A few weeks ago, at IH Palermo, we had a workshop on Demand High Teaching. We looked at various techniques for ‘getting closer to the learning’ in the classroom and were then sent off to experiment in our classes, with the promise that there would be a subsequent ‘reporting back’ session. This happened today, as part of a rather informal workshop in which we discussed what we had learnt/taken away from/experimented with from recent ‘buzz observations’ (short i.e. 10-15 minute pop-in peer observations) and reflected on our experimentation with Demand High. The final part of the workshop was dedicated to a ‘swap shop’ where many of us shared activities we have done in the classroom recently.
To me, this is rather an effective way of motivating teachers. By telling us that there would be a future session in which we’d talk about what we had done with the techniques learnt about in the Demand High session and what we’d taken away from the buzz observations, there was immediately more chance that we would make more of an effort to do something in the meantime! This mirrors what I strongly advocate doing with learners, in terms of fostering learner autonomy: bringing it back to into the classroom. I think it’s equally important and effective where teachers are concerned, because like our students we are busy people. And sometimes, CPD might get put on the back-burner as a result. Yet, effective CPD is done little and often, is an on-going process of growth.
The workshop was interesting: as well as sharing ideas and experiences, we discussed the pros and cons of buzz observations and full lesson observations, from the peer observation perspective. I found this particularly interesting as I am doing the IH Tutor Training certificate course at the moment, and one of the recent modules looked at organising observations. Turns out there are more types of observation than I was aware of! Anyway, I hadn’t come across buzz observations before we did them here this term, but we all agreed that they are a Good Thing. Why? You get to see ‘snapshots’ of other teachers’ lessons and gather ideas for use in your own. It may not necessarily be things that are new to you, but it may remind you of things that you haven’t done for a while. (Over time all build up a range of techniques and activities that we use, but the more time you teach for, the more you build up, the more you can forget! And, of course, we generally tend to stay in our comfort zones!) You also get to see a range of teaching styles and a range of levels in a short space of time, so it is very time effective. Of course, full length observations have different benefits: you get to see the shape of the lesson, where an activity fits into the great scheme of things, how learning is built on in the course of the lesson etc.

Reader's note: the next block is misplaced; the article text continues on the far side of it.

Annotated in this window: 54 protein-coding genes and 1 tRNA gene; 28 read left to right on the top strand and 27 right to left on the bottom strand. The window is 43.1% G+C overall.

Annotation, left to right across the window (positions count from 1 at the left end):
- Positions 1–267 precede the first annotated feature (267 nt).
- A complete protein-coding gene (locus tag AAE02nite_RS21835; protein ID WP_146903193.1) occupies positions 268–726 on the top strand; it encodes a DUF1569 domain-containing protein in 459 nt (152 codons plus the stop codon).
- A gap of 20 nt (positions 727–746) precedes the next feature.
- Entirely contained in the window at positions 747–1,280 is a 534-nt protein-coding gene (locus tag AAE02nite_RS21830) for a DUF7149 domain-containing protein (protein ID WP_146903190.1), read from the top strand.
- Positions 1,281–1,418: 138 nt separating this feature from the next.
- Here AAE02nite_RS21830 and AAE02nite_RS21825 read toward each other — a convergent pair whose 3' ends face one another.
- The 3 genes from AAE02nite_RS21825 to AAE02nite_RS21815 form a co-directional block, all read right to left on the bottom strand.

From the point of view of being observed, we agreed that it is less stressful not to have the same person sitting in for the whole lesson, but yet, having people pop in and out does make you ‘up your game’ – naturally! I have to admit, I found it particularly gratifying today when one of the teachers who observed me mentioned how clear my instructions were! Instructions (which in my recent YL observation we renamed ‘demonstrations’ to help me…) have always been my nemesis. I suppose this teacher caught me on a good day! (Or, a good activity, rather! Inconsistency is where I’m hovering with instructions currently…) Perhaps this ‘gratification’ is another positive aspect of this type of workshop where we feedback on what we have learnt from one another: it reinforces that we all have something to offer and that we can all (and should!) learn plenty from one another. And it helps us all feel valued, which is important, even if it may seem like a small thing.
In conclusion, workshops don’t have to be complicated and full of bells and whistles in order to be very effective. (I must remember this, as I am on the module for planning input sessions now…!) It is also A Very Good Thing when a couple of kettles, some mugs and a good supply of teabags are involved! 🙂
I leave you with a link to my most recent British Council post, which discusses CPD at IH Palermo and how it works here, as well as the effect of this on teacher motivation. Enjoy! And if your school isn’t doing any of the things I’ve discussed in this post and my BC post, why not suggest that they do? Evolution is healthy! I also leave you with a request: let me know (comment on this post!) what kind of CPD you’ve been up to recently – through your place of work or independently – I would love to hear.